SCORES & OUTDOORS: Take precautions against browntail moth hairs when working outdoors

Left, hickory tussock caterpillar. Right, hickory tussock tiger moth.

Roland D. Halleeby Roland D. Hallee

Last weekend while closing camp for the season, I had an encounter with the hickory tussock caterpillar. Although I didn’t touch it, but merely flicked it off a cleaning bottle, I think I stirred up its hairs and came down with a mild rash on my forearm. It lasted a little over a day.

Later in the week, I heard complaints from other people who have mysteriously developed a rash on their forearms or legs. That led me to thinking they had probably come in contact with the hickory tussock or, even more possible, the browntail moth caterpillar.

A couple of days ago, I received a press release from the Maine Center for Disease Control and Prevention, and the Maine Forest Service, about the browntail moth caterpillar.

At this time, I will share that news release with you.

browntail moth caterpillar

Maine Center for Disease Control and Prevention (Maine CDC), Maine Forest Service (MFS), and 211 Maine remind the public that browntail moth hairs remain in the environment and can get stirred up during fall yardwork. Tiny hairs shed by the caterpillars can cause a skin reaction similar to poison ivy. They can also cause trouble breathing and other respiratory problems.

The caterpillars are active from April to late June/early July.

“While browntail moth caterpillars might not be as noticeable at this time of the year, their hairs remain toxic and in the environment for one to three years,” said Maine CDC Director Nirav D. Shah. “It is important that Mainers take the proper prevention measures when working outside this fall.”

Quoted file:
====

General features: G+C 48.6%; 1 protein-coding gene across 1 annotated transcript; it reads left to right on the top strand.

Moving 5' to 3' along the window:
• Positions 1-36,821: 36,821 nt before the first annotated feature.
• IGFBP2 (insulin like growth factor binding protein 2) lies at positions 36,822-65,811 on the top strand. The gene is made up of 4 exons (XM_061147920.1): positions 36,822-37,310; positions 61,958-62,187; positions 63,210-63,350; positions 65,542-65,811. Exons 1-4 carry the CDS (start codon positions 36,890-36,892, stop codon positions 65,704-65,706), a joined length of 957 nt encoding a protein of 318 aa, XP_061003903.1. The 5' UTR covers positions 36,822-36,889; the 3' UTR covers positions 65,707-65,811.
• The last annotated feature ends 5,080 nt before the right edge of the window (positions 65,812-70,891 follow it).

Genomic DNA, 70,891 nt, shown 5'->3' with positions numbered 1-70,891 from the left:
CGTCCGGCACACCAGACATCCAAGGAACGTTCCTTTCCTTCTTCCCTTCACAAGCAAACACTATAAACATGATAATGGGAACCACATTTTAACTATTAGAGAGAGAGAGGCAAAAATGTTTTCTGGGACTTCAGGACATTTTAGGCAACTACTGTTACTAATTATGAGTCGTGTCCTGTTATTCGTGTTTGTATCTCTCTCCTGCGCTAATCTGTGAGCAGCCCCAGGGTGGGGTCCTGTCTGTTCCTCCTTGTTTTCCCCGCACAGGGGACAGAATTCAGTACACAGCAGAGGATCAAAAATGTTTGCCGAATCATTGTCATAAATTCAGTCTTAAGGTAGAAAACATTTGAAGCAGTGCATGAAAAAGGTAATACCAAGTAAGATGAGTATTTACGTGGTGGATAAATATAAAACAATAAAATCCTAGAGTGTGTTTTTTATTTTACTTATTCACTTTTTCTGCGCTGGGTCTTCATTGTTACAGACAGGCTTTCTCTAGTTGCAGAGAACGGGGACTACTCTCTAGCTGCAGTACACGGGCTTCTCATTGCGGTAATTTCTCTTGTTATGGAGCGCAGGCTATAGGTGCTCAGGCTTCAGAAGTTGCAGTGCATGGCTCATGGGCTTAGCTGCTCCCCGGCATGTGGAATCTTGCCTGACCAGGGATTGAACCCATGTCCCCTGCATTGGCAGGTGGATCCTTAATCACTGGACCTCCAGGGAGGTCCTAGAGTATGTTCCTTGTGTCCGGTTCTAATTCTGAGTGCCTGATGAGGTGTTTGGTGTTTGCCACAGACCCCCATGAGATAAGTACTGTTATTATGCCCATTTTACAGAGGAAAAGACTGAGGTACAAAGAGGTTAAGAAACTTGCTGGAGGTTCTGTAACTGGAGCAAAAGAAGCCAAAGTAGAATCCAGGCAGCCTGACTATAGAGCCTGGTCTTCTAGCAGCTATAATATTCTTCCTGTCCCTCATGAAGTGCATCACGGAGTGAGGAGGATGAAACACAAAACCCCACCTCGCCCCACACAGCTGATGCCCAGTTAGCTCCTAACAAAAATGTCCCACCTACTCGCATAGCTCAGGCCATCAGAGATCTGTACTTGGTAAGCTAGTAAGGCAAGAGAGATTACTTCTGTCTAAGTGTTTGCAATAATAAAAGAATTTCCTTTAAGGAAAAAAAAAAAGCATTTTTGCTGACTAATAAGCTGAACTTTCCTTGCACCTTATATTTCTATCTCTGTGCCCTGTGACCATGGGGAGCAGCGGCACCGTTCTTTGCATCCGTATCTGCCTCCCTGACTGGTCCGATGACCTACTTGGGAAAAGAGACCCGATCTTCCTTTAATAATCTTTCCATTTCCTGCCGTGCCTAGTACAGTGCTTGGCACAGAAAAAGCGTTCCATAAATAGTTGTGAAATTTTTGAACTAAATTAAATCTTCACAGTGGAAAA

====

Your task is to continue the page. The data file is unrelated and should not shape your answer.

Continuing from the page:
The hairs can lose toxicity over time. Hairs blow around in the air and fall onto leaves and brush. Mowing, raking, sweeping, and other activities can cause the hairs to become airborne and result in skin and breathing problems.

To protect yourself from browntail moth hairs while working outdoors:

  • Wear a long-sleeve shirt, long pants, goggles, a dust mask/respirator, a hat and disposable coveralls.
  • Rake or mow when the ground is wet to prevent hairs from becoming airborne.
  • Cover your face and tightly secure clothing around the neck, wrists, and ankles.
  • Do not rake, mow the lawn, or use leaf blowers on dry days.
  • Use pre-contact poison ivy wipes to help reduce hairs sticking into exposed skin.
  • Take extra care when working under decks or in other areas that are sheltered from rain.
  • Take cool showers and change clothes after outdoor activities to wash off any loose hairs.
  • Use caution with firewood stored in areas with browntail moths, especially when bringing it indoors.

Most people affected by the hairs develop a localized rash that lasts for a few hours up to several days. In more sensitive people, the rash can be severe and last for weeks. Hairs can also cause trouble breathing, and respiratory distress from inhaling the hairs can be serious. The rash and difficulty breathing result from both a chemical reaction to a toxin in the hairs and a physical irritation as the barbed hairs become stuck in the skin and airways.

There is no specific treatment for the rash or breathing problems caused by browntail moth hairs. Treatment is focused on relieving symptoms.

For more information:

I know that some of the suggestions of what to wear when doing yard work, or when to do it, doesn’t quite fit into your routine or schedule, but there is the old saying, “an ounce of prevention is worth a pound of cure.”

Roland’s trivia question of the week:

Who was the last Boston Red Sox left handed pitcher to win 20 games in a season?

Answer can be found here.


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